Jug Bay, Anne Arundel and Prince George's Counties
The magnificent wild rice marshes of Jug Bay draw both human and wildlife visitors to this Natural Area in summer and fall. Their graceful flowering heads produce food for waterfowl, and the marshes are a haven for numerous other birds, including rails, egrets, herons and the rare American bittern (Botaurus lentiginosus). A portion of the Patuxent River Trail runs through the tidal freshwater marshes at Jug Bay.
Summer visitors can enjoy the colorful display of pickerelweed's purple flowers and yellow pond-lily's cup-shaped blooms bordering open water with acres of wild rice in the background. Boardwalks along the marsh edge invite visitors into the tidal shrublands and swamp forest that lie in the transition between steep upland slopes and open marsh. Trails in the upland woods cross through unusually dry, sandy forest that supports rare plants adapted to the droughty, low-nutrient soils. Pockets of wet woods contain vernal pools that fill with water in the fall and winter and dry in late spring and summer. Because they lack fish predators, these seasonal pools are vital breeding sites for amphibians. In the fall, a mass migration of marbled salamanders has been well documented traveling from the upland forest to the vernal pools to lay their eggs.
Much of Jug Bay Natural Area is part of the Jug Bay Wetlands Sanctuary which encompasses over 1,500 acres of protected land. The Sanctuary is operated by the Anne Arundel County Department of Recreation and Parks. Due to its status as a sanctuary, much of the Natural Area is only open to the public a few days a week. The Sanctuary is an estuarine site within the Chesapeake Bay National Estuarine Research Reserve System, Maryland (CBNERR-MD), a research and education program administered in cooperation with the National Oceanic and Atmospheric Administration (NOAA), Maryland's Department of Natural Resources (DNR) and Anne Arundel County. Among other issues, researchers are studying the effects of climate change, including changes in salinity, on the fragile tidal marshes. The water trail is managed jointly by DNR and county agencies.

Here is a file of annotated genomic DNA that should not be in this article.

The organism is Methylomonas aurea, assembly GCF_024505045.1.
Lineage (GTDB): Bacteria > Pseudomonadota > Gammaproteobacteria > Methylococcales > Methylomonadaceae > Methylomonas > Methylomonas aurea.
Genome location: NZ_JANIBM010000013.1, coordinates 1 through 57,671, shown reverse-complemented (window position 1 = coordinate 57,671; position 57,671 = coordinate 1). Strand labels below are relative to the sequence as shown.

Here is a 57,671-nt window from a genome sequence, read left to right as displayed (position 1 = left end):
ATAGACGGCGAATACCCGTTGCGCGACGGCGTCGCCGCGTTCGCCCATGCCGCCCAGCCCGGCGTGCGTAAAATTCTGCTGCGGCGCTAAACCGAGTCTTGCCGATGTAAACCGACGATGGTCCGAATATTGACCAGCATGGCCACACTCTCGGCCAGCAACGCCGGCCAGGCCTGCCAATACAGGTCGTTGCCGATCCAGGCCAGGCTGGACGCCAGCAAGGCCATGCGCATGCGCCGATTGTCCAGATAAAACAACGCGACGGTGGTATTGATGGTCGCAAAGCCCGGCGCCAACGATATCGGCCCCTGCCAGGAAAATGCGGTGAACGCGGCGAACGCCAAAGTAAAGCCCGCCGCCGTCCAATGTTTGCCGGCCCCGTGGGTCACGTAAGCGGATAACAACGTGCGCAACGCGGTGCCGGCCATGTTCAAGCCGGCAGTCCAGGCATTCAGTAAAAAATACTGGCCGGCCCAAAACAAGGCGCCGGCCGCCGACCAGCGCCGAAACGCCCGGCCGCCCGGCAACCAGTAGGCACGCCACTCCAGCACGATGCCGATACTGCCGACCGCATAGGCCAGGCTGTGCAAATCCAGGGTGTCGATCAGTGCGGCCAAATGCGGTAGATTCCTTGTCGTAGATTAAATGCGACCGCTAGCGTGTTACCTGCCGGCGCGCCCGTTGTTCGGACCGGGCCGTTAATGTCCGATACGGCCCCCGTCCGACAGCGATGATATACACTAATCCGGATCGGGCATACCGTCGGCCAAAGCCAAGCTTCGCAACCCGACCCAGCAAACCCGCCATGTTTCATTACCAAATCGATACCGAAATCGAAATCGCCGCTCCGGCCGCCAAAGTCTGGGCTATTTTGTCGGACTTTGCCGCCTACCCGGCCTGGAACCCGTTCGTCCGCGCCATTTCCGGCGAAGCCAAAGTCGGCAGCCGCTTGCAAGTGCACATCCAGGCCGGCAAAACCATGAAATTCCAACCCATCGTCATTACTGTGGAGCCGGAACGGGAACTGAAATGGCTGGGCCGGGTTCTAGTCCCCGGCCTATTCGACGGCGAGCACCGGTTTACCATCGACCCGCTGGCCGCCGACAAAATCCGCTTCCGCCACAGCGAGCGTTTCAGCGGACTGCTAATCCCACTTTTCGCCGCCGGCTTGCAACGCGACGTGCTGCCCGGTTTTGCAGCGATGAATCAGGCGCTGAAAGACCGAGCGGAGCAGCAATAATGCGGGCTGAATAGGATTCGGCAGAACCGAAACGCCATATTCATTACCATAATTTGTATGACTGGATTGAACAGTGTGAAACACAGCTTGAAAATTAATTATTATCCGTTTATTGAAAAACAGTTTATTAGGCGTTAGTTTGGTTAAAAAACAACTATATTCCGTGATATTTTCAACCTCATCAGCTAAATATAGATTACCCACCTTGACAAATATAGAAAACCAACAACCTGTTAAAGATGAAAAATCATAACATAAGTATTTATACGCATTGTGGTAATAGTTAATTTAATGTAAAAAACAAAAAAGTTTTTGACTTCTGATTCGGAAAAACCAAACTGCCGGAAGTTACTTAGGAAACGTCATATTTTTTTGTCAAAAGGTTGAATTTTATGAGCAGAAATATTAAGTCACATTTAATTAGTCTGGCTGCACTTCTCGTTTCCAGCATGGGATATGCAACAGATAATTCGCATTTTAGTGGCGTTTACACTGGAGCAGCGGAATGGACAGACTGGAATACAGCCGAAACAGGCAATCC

Marbled salamanders spend much of their time underground. However, on rainy nights in September, hundreds of these chunky salamanders migrate to vernal pools to court and mate. After mating, the females will lay a mass of up to 200 eggs in the often dry vernal pool. When the pool fills with water, the eggs will hatch and larvae will develop. This reproductive strategy is very different from other salamanders which generally breed in the spring.
Out of the Box Eastern Box Turtle
The eastern box turtle is one of two species of box turtles found in the United States. These long-lived reptiles have a brightly patterned, dome-shaped shell, and are often found among the leaf litter throughout the woods at Jug Bay. Habitat loss and vehicular strikes while crossing roads have led to a significant decline in Maryland's box turtle population. In response, wildlife officials have placed the turtle on the list of Species of Greatest Conservation Need. Since 1995, Jug Bay Wetlands Sanctuary staff and volunteers have tagged and released over 500 eastern box turtles within the Sanctuary. When a tagged turtle is found, data is then collected and studied. This ongoing research has led to a better overall understanding of the box turtle's habitats and home range.
Special Note: Jug Bay Natural Area is used seasonally by hunters.
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Jug Bay Natural Area
From Washington, DC:
on MD 4 about 10.5 miles to the exit for Plummer Lane. Exit right at Plummer Lane and proceed 0.5 mile to Wrighton Road. Turn right on Wrighton Road and continue about 0.6 mile to the Sanctuary entrance on the left. Follow the gravel drive about 0.6 mile to the Wetlands Center parking area.
Driving directions and aerial views open with Google Maps. For the aerial view button, if an aerial view does not open by default, click on the Satellite icon in the upper right corner and Google Maps will switch to an aerial view of the Natural Area.